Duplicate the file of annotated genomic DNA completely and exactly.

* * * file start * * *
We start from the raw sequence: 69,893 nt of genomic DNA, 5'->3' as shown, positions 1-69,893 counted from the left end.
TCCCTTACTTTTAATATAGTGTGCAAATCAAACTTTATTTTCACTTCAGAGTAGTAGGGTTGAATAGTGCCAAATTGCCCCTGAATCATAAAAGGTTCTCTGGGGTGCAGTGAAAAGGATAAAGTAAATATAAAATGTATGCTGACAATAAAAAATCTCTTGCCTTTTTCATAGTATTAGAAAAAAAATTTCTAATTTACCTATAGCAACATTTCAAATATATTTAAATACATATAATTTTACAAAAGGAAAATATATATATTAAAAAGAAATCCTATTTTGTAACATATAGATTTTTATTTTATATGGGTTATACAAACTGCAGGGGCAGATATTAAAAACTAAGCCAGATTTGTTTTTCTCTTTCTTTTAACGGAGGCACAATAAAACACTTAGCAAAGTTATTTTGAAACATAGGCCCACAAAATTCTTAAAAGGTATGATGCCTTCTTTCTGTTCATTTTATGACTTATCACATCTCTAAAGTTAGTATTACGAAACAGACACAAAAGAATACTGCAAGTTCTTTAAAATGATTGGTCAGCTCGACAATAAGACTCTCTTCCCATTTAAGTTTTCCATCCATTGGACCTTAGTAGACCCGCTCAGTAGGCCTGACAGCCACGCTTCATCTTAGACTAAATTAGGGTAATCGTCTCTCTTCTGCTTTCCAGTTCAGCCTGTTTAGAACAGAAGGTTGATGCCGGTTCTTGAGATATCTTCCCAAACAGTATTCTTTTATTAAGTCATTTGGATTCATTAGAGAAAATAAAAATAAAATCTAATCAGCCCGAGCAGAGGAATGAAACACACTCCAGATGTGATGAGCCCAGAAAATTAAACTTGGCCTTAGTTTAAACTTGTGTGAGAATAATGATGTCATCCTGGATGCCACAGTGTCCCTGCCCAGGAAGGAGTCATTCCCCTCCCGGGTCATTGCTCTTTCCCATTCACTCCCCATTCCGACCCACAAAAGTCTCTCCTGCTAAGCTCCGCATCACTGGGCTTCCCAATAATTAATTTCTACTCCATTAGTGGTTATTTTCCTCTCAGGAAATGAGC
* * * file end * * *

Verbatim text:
We start from the raw sequence: 69,893 nt of genomic DNA, 5'->3' as shown, positions 1-69,893 counted from the left end.
TCCCTTACTTTTAATATAGTGTGCAAATCAAACTTTATTTTCACTTCAGAGTAGTAGGGTTGAATAGTGCCAAATTGCCCCTGAATCATAAAAGGTTCTCTGGGGTGCAGTGAAAAGGATAAAGTAAATATAAAATGTATGCTGACAATAAAAAATCTCTTGCCTTTTTCATAGTATTAGAAAAAAAATTTCTAATTTACCTATAGCAACATTTCAAATATATTTAAATACATATAATTTTACAAAAGGAAAATATATATATTAAAAAGAAATCCTATTTTGTAACATATAGATTTTTATTTTATATGGGTTATACAAACTGCAGGGGCAGATATTAAAAACTAAGCCAGATTTGTTTTTCTCTTTCTTTTAACGGAGGCACAATAAAACACTTAGCAAAGTTATTTTGAAACATAGGCCCACAAAATTCTTAAAAGGTATGATGCCTTCTTTCTGTTCATTTTATGACTTATCACATCTCTAAAGTTAGTATTACGAAACAGACACAAAAGAATACTGCAAGTTCTTTAAAATGATTGGTCAGCTCGACAATAAGACTCTCTTCCCATTTAAGTTTTCCATCCATTGGACCTTAGTAGACCCGCTCAGTAGGCCTGACAGCCACGCTTCATCTTAGACTAAATTAGGGTAATCGTCTCTCTTCTGCTTTCCAGTTCAGCCTGTTTAGAACAGAAGGTTGATGCCGGTTCTTGAGATATCTTCCCAAACAGTATTCTTTTATTAAGTCATTTGGATTCATTAGAGAAAATAAAAATAAAATCTAATCAGCCCGAGCAGAGGAATGAAACACACTCCAGATGTGATGAGCCCAGAAAATTAAACTTGGCCTTAGTTTAAACTTGTGTGAGAATAATGATGTCATCCTGGATGCCACAGTGTCCCTGCCCAGGAAGGAGTCATTCCCCTCCCGGGTCATTGCTCTTTCCCATTCACTCCCCATTCCGACCCACAAAAGTCTCTCCTGCTAAGCTCCGCATCACTGGGCTTCCCAATAATTAATTTCTACTCCATTAGTGGTTATTTTCCTCTCAGGAAATGAGC